“The conflict filter will require projects to demonstrate that benefits are transparently distributed based on objective criteria and potential tensions are mitigated through broad-based consultations and credible grievance redress mechanisms,” said World Bank Country Director for Sri Lanka Naoko Ishii“And to check that we are meeting these requirements we have set ourselves we will use third-party monitoring to shed light on any tensions or irregularities around issues like beneficiary selection for example.”

Naoko Ishii

Ishii said the North and East of the country had been most severely affected by the last 25 years of fighting and there had been a massive displacement of people. The Bank would emphasize efforts to improve access to public services and help create livelihood opportunities in these areas, with a particular focus on the rehabilitation of roads, irrigation networks, water supply, housing as well as health and education services.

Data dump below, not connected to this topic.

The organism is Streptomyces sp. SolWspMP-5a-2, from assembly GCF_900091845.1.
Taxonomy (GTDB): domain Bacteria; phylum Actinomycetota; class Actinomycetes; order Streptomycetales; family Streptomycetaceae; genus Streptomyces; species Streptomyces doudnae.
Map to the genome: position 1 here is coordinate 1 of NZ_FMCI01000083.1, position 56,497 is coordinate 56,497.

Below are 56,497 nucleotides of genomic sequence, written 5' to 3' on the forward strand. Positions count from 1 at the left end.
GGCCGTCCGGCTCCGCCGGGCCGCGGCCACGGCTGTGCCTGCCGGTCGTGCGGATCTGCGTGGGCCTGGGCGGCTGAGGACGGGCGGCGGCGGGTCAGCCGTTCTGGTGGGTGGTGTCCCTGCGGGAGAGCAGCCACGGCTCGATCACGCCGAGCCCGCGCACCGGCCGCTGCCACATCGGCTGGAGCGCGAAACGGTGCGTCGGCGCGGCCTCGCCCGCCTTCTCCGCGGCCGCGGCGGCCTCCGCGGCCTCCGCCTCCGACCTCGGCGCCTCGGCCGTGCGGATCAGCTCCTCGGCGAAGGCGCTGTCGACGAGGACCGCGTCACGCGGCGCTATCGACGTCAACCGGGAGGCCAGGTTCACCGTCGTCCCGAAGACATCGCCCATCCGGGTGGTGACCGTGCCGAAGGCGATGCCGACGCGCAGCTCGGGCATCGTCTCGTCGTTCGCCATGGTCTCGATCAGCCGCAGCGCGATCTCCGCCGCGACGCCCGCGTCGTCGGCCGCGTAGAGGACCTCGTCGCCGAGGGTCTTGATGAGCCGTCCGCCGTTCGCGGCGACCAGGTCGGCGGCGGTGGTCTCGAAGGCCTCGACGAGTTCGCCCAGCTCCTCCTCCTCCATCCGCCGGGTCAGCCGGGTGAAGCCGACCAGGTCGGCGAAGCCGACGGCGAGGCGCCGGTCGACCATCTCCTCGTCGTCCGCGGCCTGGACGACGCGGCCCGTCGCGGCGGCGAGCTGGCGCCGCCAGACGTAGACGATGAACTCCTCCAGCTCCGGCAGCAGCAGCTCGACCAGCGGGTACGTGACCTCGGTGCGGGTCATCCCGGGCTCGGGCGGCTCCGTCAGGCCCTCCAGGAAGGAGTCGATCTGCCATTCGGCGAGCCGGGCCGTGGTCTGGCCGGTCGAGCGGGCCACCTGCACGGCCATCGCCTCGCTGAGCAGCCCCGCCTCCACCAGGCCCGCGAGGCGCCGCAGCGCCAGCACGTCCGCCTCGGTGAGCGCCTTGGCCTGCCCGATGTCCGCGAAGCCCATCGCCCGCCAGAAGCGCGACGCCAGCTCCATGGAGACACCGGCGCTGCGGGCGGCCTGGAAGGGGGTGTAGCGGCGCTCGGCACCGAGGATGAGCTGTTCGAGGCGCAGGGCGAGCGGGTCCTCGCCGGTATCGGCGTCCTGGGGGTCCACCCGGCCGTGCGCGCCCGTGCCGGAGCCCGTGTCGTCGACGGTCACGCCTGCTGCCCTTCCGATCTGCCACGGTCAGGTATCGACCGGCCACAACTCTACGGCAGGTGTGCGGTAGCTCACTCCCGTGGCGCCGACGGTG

She added that the Bank would also support efforts designed to address the causes and consequences of conflict. This could be achieved, for example, in education programs by supporting English as a link language and working towards mixed Tamil-Sinhala schooling and teachers’ education.

She said the Bank was mindful of the risks in an extremely complex environment like the Eastern Province where work had begun with the new provincial council. The application of the conflict filter to ensure that communities were equitably served and could come together around common goals was all the more critical to govern work in difficult circumstances, she said.

The discussion on helping lagging regions picked up strongly on the theme of community participation, empowerment and ownership of development efforts. Speakers cautioned the Bank to remember the lessons of the Integrated Rural Development projects of the ‘80s and early ‘90s where supply-driven rural infrastructure was doomed to become unsustainable as there was little or no local ownership. The need to involve local communities and local political leaders in development decisions, particularly in the North and East, was emphasized during this session.